Coat of arms

Coordinates: 50°32′23″N 08°24′26″E / 50.53972°N 8.40722°E / 50.53972; 8.40722Coordinates: 50°32′23″N 08°24′26″E / 50.53972°N 8.40722°E / 50.53972; 8.40722
Country Germany
State Hesse
Admin. region Gießen
District Lahn-Dill-Kreis
  Mayor Frank Inderthal (SPD)
  Total 34.05 km2 (13.15 sq mi)
Population (2015-12-31)[1]
  Total 13,456
  Density 400/km2 (1,000/sq mi)
Time zone CET/CEST (UTC+1/+2)
Postal codes 35606
Dialling codes 06442
Vehicle registration LDK
County of Solms
Grafschaft Solms
State of the Holy Roman Empire
Capital Solms
Government Principality
Historical era Middle Ages
   Established 1129
   Partitioned to S-Braunfels
    and S-Burg-Solms
1258 1258
Preceded by
Succeeded by
Duchy of Franconia
Full style: Count of Solms, Lord of Münzenberg, Wildenfels and Sonnenwalde
County of Solms: Town of Solms
Grafschaft Solms-Burg-Solms
State of the Holy Roman Empire
Capital Solms
Government Principality
Historical era Middle Ages
   Partitioned from Solms 1258
   Annexed to S-Braunfels 1415
Preceded by
Succeeded by
County of Solms

Solms is a town west of Wetzlar in the Lahn-Dill-Kreis, Hessen, Germany.

In the constituent community of Burgsolms once stood the ancestral castle of the Counts and Princes of Solms.



Solms lies right in the Lahn valley and is nestled between the foothills of both the Taunus and Westerwald at heights from 140 to 400 m above sea level. It is about 7 km west of Wetzlar and 30 km northeast of Limburg an der Lahn.

Neighbouring communities

Solms borders in the north on the community of Ehringshausen and the town of Aßlar, in the east on the town of Wetzlar, in the south on the community of Schöffengrund, and in the west on the town of Leun (all in the Lahn-Dill-Kreis).

Constituent communities

The town consists of the following centres:


Solms had its first documentary mention in 788 in a donation document from the Lorsch Monastery. The villages that nowadays form the town of Solms belonged for centuries to the County of Solms, an independent state within the Holy Roman Empire, elevated to a county in 1223, until it was dissolved in 1806. The still existing lines of the House of Solms are the princely branches of Solms-Braunfels with their seat in Braunfels, Solms-Hohensolms-Lich with their seat in Lich and Solms-Baruth, furthermore the Counts of Solms-Laubach with their seat in Laubach, Solms-Rödelheim-Assenheim with their seat in Assenheim, Solms-Sonnewalde and Solms-Wildenfels. The Burgsolms castle at Solms, ancestral seat of the family since around 1100, was destroyed in 1384 by a coalition of nearby towns under the leadership of Wetzlar, forcing count John to move to Greifenstein castle.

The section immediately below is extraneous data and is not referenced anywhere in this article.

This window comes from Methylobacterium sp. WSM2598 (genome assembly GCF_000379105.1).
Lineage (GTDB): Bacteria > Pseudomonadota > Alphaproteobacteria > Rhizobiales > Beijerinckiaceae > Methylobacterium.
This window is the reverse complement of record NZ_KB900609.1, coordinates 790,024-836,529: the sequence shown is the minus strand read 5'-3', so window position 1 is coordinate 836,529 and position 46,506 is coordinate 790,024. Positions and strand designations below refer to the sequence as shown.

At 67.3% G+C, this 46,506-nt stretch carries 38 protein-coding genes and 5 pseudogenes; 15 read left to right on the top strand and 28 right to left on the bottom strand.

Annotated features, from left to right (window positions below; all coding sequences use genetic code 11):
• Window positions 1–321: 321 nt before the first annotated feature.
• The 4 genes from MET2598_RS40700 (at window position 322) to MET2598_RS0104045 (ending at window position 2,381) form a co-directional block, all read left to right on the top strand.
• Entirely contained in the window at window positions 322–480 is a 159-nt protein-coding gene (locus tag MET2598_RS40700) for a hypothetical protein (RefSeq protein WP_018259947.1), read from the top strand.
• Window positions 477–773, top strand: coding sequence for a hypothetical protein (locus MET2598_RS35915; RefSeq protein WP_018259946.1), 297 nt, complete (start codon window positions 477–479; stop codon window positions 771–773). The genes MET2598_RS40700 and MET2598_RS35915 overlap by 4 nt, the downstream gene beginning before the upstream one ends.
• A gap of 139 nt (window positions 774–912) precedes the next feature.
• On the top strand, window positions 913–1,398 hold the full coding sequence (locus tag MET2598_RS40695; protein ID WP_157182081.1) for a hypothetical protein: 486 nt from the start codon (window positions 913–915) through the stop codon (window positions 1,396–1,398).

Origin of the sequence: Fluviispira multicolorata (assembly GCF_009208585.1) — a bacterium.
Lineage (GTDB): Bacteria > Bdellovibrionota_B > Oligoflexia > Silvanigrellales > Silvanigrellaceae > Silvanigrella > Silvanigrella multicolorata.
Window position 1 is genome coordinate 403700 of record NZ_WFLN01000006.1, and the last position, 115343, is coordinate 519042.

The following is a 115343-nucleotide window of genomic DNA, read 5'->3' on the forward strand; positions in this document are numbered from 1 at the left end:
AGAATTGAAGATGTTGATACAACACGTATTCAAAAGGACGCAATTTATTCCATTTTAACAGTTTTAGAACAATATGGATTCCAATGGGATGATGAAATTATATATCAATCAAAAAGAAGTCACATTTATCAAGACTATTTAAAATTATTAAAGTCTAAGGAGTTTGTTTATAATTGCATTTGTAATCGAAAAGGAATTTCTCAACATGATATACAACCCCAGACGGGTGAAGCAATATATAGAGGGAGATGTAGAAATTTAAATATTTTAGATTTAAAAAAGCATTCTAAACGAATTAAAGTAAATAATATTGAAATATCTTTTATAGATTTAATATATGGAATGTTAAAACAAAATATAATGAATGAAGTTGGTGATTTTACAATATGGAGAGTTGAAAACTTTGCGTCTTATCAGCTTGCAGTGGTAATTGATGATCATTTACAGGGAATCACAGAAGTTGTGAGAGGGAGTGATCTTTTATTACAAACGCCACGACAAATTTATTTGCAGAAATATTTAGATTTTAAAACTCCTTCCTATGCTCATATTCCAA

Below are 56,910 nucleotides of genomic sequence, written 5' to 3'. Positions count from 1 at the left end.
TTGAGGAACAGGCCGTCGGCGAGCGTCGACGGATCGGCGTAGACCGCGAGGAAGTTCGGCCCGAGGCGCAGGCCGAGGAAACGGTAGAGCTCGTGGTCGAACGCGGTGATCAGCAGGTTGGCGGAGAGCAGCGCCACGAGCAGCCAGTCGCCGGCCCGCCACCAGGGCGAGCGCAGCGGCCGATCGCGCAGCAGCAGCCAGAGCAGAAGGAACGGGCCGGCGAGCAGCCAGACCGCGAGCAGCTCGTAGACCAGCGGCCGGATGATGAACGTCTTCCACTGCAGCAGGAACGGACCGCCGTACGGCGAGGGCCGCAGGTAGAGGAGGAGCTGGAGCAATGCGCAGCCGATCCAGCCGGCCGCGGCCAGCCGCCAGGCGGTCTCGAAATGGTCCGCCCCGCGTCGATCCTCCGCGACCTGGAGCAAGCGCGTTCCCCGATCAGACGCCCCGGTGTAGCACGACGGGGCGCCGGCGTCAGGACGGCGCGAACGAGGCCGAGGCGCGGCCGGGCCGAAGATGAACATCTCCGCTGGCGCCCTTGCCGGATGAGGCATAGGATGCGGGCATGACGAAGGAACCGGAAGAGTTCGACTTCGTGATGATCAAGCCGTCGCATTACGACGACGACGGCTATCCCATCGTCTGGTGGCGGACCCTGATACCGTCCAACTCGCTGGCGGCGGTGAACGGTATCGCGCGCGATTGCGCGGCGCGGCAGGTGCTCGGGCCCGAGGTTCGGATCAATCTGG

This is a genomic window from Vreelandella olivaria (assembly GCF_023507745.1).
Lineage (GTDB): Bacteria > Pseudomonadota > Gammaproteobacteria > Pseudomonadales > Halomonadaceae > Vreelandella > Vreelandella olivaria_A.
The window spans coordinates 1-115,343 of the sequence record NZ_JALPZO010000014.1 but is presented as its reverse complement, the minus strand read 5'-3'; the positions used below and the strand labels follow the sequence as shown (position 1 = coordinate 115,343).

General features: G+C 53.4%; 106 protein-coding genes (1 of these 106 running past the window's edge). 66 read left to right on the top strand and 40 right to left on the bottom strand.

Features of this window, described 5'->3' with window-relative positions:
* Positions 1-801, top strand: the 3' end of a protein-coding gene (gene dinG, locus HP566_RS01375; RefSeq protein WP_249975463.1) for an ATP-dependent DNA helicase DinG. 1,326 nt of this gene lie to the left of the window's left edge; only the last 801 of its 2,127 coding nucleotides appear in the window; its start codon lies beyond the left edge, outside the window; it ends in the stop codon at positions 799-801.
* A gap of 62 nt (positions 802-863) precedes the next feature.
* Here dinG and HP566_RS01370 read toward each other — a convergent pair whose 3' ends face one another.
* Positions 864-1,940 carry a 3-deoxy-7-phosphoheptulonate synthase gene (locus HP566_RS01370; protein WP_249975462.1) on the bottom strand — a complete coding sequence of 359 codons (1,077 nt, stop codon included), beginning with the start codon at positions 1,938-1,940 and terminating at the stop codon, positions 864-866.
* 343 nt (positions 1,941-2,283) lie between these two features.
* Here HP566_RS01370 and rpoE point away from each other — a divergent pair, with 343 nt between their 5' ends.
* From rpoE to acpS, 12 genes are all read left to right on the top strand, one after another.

After a short while being part of the Duchy of Nassau, Solms passed to Prussia in 1815.

As part of Hesse's municipal reforms, the communities of Albshausen and Oberbiel voluntarily merged on 1 July 1971 to form Bielhausen, while Burgsolms and Oberndorf did the same to form Solms. By state law, these two new communities were amalgamated with Niederbiel on 1 January 1977 to make the new greater community of Solms, which in 1978 was granted town rights.

A new residential area has been being built on the western edge of Oberbiel since the 1990s.


Town council

The municipal elections in 2011 yielded the following results:[2]

Party Seats
Freie Wählergruppe (FWG) 23.4
Social Democratic Party (SPD) 40.3
Christian Democratic Union (CDU) 23.0
Free Democratic Party (FDP) 2.6
Greens 10.7

Note: FWG is a citizens' coalition.

Town of Solms Youth Council

Since 2002 there has been a Town of Solms Youth Council serving as the town's official board representing youth's interests and needs. It is elected every two years by children and youths who either live in the town or go to the comprehensive school.


The town of Solms maintains partnerships with the following places:

Economy and infrastructure

Oberbiel is home to two commercial-industrial areas. A shipping company has set up shop at the newer one, while the older one, on an island in the river Lahn, was established in the early 20th century. It was originally home to a brad factory, a wireworks and a ball bearing factory.



This article is issued from Wikipedia - version of the 10/30/2016. The text is available under the Creative Commons Attribution/Share Alike but additional terms may apply for the media files.